In addition to reporting on assets under management, hedge funds will be required to provide information on redemptions and on how assets are being allocated to specific strategies, providing more data for fund managers and investors.
It is important to note that Cima has taken great care to ensure that e-reporting does not increase the scope of Cayman’s regulation. No new information is requested and all data required can be sourced from any set of financial statements, or as an update to information generally found in a fund’s offering memorandum or registration documents.
One of the key factors in implementing the e-reporting system was the growth in the hedge fund industry. Total active hedge funds registered in Cayman passed the 8,000 mark in September 2006 and Cima reported a 31 December 2006 year-end closing total of 8,134 active funds, an increase of 15 per cent over 2005 and a 123 per cent growth over the past five-year period.
Growth trends remain firm in 2007, with registrations continuing at a rate of 30-35 per week in the first three months of the year. In the first quarter of 2007, 508 new hedge funds were registered, compared with 457 in the corresponding quarter of 2006.
Taking into account terminations, an additional 388 new hedge funds were registered with Cima in the first quarter of 2007, bringing the quarter-end closing total of active hedge funds to 8,522. Cima estimates that this year will be substantially similar to 2006, with a net increase of between 1,000 and 1,200 new hedge funds for the calendar year 2007.
Prior to adopting e-reporting, Cima had received and managed the audited accounts of the hedge funds that it regulates manually – an overwhelming, labour-intensive and inefficient process. E-reporting will revolutionise the entire filing, review and supervision process, making it more efficient and scalable. The industry will benefit from this, since Cima has committed to passing on cost savings produced by e-reporting by holding annual registration fees at current levels for as long as possible.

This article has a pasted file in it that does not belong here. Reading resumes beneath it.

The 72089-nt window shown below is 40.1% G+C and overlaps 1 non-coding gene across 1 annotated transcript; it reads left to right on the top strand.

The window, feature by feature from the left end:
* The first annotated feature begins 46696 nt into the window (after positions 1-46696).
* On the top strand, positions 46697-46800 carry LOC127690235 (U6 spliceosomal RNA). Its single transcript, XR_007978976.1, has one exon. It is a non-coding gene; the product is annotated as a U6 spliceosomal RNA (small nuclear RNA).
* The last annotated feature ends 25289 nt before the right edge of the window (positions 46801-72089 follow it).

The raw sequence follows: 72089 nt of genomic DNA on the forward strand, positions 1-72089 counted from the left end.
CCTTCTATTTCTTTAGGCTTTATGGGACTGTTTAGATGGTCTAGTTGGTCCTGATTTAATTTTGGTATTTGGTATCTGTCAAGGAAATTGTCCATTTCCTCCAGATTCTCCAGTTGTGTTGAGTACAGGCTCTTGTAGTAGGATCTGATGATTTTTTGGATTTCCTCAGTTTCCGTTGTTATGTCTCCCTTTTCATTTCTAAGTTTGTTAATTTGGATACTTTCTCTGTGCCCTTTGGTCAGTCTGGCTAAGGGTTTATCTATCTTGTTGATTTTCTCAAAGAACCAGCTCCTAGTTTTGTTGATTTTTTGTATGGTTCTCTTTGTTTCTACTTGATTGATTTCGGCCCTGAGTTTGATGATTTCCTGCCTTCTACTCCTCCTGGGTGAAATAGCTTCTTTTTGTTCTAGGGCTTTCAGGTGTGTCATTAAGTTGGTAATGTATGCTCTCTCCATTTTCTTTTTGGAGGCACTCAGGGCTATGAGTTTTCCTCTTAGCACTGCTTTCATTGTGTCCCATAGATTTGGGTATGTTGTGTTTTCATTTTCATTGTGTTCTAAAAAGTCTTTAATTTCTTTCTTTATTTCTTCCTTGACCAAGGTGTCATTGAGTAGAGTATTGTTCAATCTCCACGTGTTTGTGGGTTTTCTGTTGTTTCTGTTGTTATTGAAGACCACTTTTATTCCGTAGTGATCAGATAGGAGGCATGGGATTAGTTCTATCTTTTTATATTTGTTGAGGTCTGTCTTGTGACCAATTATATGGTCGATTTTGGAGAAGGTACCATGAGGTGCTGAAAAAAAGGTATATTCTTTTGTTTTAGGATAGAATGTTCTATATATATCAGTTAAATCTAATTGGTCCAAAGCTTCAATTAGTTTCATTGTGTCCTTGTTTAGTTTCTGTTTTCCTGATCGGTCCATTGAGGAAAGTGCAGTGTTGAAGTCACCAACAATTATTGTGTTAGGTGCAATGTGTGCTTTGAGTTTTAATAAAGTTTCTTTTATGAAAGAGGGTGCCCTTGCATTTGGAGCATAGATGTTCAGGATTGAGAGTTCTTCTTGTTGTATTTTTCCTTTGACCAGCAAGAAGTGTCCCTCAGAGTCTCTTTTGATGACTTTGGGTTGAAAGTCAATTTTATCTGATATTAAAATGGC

In practice, funds attorneys, registered offices or administrators are usually delegated the task of completing the FARs. However, the operator (directors in the case of a corporate hedge fund, general partners for exempted limited partnerships and trustees for unit trusts) remains legally responsible for the accurate completion and on-time filing of the FAR with Cima. In addition, the hedge funds’ audited financial statements for a reporting period cannot be filed by the auditor without the FAR.
To maintain independence, auditors do not play a role in completing FAR’s. However, they are likely to provide the underlying financial data necessary for the return. Auditors will receive the FAR in an electronic format from the operator of the hedge fund or the fund’s service provider. Audit firms are likely to also require a manually-signed copy of the FAR to verify approval and signature by the hedge fund operator.
Initially, auditors’ involvement in the submission of FAR’s as part of the electronic filing process had raised potential independence issues for auditors under US Securities and Exchange Commission (SEC) regulations. However, in November 2006 the SEC confirmed that the submission of FAR’s by auditors under the new e-reporting initiative does not violate auditor independence rules.
CIMA and Cayman service providers have made much of the benefits of Cayman’s new e-reporting system. It is an advanced step in the direction of effective regulation of the growing number of registered hedge funds in Cayman.
Mark Lewis is a partner at Walkers